• Battery Range: While the battery capacity of PHEVs may not be as robust as all-electric cars, they still offer a reasonable range for daily driving. When the battery level gets low, the power switches to the engine using fuel from the gas tank. This combo can help eliminate the range anxiety many potential EV owners experience.
  • Rebates and Incentives: Plenty of government tax credits and incentives are available for PHEV buyers. In many regions, local utility companies also offer promotions and rebates. These financial incentives can help offset the upfront cost of ownership.

Cons of a Plug-In Hybrid

  • Limited Electric Range: PHEVs have a limited electric range. Depending on the model, they typically get from about 15 to 40 miles using only battery power. This may not be enough for drivers with longer commutes who want to lean on the battery to power the vehicle.
  • Charging Requirements: As with EVs, drivers must plug in PHEVs to charge the battery. You’ll rely on a slower, trickle charge via a household 120-volt outlet for recharging overnight if you don’t have a Level 2 charging station installed at home. You can also use public charging stations, but availability is still spotty in many areas.
  • Upfront Cost: PHEVs are more expensive than gas-powered vehicles. The propulsion battery, electric motor, and related components come with an added cost.
  • Battery Replacement Costs: Propulsion battery failure is uncommon. Still, there’s a hefty cost if the PHEV battery needs replacing and falls outside the battery warranty.
  • Maintenance: PHEVs have an internal combustion engine and an electric motor. You’ll need to service the gas-powered engine and have those maintenance costs. Fully electric cars have fewer moving parts and typically require less maintenance.

RELATED: How Do Hybrid Electric Cars Work?


Traditional hybrid vehicles (HEVs) work by tapping into the internal combustion engine and an electric motor simultaneously to reduce carbon emissions and improve fuel efficiency.

Mild hybrids primarily rely on the combustion engine to power the vehicle. The battery is on the smaller side and cannot power the car on its own, but the electric motor does help with other operations to improve overall efficiency. Hybrid vehicles have a larger battery and motor to assist with propulsion. The electric motor and gas engine work in tandem to move the vehicle and improve its fuel economy.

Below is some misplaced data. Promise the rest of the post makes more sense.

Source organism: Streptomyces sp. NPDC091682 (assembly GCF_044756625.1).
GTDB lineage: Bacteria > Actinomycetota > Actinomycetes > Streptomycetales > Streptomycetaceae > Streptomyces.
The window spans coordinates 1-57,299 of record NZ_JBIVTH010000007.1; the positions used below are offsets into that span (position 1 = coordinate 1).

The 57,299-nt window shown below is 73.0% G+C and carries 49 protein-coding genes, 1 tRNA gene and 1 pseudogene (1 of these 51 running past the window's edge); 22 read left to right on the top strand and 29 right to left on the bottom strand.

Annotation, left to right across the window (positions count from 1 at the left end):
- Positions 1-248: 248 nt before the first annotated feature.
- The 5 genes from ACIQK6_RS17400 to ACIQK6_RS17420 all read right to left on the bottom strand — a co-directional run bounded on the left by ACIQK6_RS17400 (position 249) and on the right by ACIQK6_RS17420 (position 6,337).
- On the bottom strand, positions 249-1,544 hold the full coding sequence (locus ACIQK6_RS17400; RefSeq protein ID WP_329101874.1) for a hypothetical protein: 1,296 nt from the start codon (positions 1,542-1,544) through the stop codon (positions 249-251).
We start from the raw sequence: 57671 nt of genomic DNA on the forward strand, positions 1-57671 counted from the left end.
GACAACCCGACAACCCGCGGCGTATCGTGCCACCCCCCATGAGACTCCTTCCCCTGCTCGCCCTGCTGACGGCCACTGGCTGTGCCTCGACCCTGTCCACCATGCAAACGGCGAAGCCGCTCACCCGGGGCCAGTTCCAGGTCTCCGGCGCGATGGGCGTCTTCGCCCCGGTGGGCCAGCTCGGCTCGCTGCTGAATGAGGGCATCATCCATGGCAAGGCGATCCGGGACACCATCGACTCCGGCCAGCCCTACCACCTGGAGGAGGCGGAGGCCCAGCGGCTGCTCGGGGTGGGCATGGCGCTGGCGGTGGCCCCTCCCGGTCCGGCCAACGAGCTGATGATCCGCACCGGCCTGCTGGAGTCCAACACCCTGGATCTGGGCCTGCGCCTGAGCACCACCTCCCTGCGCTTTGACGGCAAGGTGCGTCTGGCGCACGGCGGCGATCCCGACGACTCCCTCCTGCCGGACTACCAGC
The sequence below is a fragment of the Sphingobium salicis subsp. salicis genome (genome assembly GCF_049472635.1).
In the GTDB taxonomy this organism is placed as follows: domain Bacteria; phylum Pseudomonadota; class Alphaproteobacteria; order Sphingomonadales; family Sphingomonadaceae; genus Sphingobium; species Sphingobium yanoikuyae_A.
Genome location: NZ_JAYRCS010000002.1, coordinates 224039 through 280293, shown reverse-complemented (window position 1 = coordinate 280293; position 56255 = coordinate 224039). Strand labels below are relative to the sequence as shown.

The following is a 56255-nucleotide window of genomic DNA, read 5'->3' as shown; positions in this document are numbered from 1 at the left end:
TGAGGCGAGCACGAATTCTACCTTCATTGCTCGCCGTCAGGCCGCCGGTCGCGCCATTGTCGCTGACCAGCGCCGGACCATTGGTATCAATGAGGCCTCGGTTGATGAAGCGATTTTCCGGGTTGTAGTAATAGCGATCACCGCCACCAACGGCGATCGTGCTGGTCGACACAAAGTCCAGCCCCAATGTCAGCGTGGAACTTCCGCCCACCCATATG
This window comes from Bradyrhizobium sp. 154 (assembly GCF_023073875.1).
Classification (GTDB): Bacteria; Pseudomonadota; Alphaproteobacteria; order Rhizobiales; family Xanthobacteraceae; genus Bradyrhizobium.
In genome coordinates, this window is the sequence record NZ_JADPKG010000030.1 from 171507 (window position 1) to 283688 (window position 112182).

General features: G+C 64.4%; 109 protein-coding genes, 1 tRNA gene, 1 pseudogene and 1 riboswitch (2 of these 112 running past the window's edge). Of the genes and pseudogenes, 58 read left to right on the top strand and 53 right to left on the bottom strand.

HEVs have similar pros and cons as PHEVs, with some subtle contrast:

Pros of a Hybrid

  • Improved Fuel Efficiency: HEVs are notably more fuel-efficient than traditional gasoline-only vehicles.
  • Reduced Emissions: HEVs produce fewer emissions than conventional cars. This can contribute to improved air quality and reduced greenhouse gas emissions.
  • Regenerative Braking: HEVs use regenerative braking to slow the vehicle. It transfers energy back into the hybrid’s battery to keep it properly charged.
  • No Charging Required: Unlike PHEVs, HEVs don’t require external charging. This is more convenient for drivers who don’t have access to charging stations at home or along their regular routes.

Cons of a Hybrid

  • No Electric-Only Option: HEVs have good fuel efficiency, but their inability to run on electricity alone means the vehicle is always consuming gas.
  • Limited Emissions Reduction: HEVs produce fewer emissions than traditional vehicles but are still heavily reliant on gasoline as the power source. 
  • Upfront Cost: HEVs tend to be more expensive than gas models of similar size and with comparable features. The hybrid system comes with an added cost, which affects the initial purchase price.
  • Reduced Tax Incentives: Federal incentives typically apply to EVs and PHEVs, not hybrids. Some state and local governing authorities may offer a monetary stimulus for purchasing an HEV, but the savings will be minimal in comparison.
  • Battery Replacement Costs: The battery in a hybrid vehicle is designed to stand the test of time, but if it degrades and needs to be replaced, it can be an expensive repair.

Which is Better, a Hybrid or Plug-In Hybrid?

Do you have convenient access to charging? If you can install a Level 2 charging station at home — or at least have access to a regular outlet in a garage or driveway — a PHEV may be an excellent choice. If not, consider how far you’d have to drive to the nearest charging station. Is it far? Are the chargers often full with a line of cars waiting? If so, consider a hybrid instead.

Are you prioritizing your carbon emissions output? If you’re on the fence about making the switch to a fully electric vehicle but still want to reduce your environmental footprint, a PHEV may be a welcomed bridging of the two fuel types.

Is your budget limited? As previously explained, hybrid and plug-in hybrids will be priced higher than comparable gas vehicles.

How long is your commute? If you sit in traffic multiple days a week or have lots of stop-and-go along your commute, a hybrid is a practical choice. It will offer better fuel efficiency than a conventional car, but you won’t have to worry about filling the gas tank as often and ensuring the battery is charged.